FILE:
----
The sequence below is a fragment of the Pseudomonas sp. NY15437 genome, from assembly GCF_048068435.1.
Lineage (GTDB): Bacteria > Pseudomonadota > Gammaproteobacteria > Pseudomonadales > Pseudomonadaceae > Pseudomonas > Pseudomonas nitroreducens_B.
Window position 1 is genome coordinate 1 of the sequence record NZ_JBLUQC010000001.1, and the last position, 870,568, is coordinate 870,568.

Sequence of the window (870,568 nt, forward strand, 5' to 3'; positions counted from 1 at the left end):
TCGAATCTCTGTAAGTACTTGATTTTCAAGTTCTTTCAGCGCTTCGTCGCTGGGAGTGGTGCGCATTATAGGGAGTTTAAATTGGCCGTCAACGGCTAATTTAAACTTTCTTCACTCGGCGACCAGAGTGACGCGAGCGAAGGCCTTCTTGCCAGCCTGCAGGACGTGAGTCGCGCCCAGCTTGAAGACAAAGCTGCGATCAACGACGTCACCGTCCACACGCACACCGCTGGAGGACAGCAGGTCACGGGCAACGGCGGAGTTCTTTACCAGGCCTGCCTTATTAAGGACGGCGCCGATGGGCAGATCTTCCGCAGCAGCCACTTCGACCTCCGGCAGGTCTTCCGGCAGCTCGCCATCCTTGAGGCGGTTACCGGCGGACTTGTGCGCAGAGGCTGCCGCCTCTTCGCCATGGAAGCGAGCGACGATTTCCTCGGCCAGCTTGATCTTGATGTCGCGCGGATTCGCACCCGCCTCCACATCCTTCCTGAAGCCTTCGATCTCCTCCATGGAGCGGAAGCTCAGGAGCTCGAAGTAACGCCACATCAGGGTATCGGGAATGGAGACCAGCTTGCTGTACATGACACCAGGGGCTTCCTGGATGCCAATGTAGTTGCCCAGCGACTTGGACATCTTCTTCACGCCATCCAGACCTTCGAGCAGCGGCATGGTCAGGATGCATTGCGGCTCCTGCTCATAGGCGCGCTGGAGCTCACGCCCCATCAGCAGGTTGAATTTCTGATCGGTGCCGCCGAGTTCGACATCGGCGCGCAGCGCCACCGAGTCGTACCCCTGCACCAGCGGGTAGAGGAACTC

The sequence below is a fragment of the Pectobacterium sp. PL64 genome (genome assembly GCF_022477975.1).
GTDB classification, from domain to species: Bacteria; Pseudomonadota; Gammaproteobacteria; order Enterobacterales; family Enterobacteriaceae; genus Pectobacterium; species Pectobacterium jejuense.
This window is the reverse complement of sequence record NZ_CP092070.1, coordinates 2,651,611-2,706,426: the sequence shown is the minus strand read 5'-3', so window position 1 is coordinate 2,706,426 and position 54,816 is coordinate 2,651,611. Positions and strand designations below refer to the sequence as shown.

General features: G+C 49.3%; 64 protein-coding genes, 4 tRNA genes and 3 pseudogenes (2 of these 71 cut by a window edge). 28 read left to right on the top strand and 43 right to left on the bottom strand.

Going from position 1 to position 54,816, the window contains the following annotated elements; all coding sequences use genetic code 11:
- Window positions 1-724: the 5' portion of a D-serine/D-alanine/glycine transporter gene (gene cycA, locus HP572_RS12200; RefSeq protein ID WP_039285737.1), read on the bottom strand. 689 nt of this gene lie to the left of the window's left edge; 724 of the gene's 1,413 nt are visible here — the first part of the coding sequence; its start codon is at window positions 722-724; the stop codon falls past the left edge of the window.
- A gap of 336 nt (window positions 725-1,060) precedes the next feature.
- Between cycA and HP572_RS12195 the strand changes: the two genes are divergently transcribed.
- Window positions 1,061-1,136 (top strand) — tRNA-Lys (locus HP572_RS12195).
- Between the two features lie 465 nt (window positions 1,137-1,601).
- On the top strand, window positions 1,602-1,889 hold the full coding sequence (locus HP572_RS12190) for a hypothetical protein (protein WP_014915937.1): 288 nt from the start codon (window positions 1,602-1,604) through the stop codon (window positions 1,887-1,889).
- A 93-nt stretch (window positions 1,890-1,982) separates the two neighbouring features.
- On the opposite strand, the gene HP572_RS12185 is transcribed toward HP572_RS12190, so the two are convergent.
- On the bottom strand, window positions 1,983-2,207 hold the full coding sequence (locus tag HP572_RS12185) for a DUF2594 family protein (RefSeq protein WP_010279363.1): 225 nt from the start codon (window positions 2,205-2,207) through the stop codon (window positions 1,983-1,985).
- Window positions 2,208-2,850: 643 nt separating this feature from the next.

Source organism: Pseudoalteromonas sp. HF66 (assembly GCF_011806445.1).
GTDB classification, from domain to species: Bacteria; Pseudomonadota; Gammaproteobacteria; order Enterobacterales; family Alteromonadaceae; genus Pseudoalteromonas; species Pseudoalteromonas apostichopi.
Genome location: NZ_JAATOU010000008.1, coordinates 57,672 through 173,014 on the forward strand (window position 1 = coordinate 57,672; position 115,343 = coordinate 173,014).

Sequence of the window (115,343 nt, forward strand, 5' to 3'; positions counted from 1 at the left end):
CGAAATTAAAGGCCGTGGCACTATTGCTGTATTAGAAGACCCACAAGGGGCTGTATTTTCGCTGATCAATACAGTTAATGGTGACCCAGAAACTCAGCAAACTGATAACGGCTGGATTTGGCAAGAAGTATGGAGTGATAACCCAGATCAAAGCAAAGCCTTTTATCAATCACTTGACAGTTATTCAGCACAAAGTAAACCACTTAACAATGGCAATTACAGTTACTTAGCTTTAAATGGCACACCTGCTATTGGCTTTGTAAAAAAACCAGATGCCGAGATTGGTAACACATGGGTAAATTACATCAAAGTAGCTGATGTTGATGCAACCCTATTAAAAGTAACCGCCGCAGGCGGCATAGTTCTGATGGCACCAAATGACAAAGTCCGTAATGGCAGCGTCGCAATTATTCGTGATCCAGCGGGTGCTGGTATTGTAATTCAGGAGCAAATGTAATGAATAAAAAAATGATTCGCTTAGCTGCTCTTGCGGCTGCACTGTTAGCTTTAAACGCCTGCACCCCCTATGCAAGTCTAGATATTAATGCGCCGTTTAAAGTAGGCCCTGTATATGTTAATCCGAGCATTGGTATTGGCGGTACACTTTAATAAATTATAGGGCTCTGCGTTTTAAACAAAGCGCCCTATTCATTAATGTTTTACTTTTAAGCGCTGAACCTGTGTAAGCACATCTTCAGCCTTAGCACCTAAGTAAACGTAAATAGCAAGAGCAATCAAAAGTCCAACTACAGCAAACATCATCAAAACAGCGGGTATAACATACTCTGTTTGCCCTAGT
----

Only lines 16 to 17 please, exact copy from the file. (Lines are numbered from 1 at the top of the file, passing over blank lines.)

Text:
- On the top strand, window positions 1,602-1,889 hold the full coding sequence (locus HP572_RS12190) for a hypothetical protein (protein WP_014915937.1): 288 nt from the start codon (window positions 1,602-1,604) through the stop codon (window positions 1,887-1,889).
- A 93-nt stretch (window positions 1,890-1,982) separates the two neighbouring features.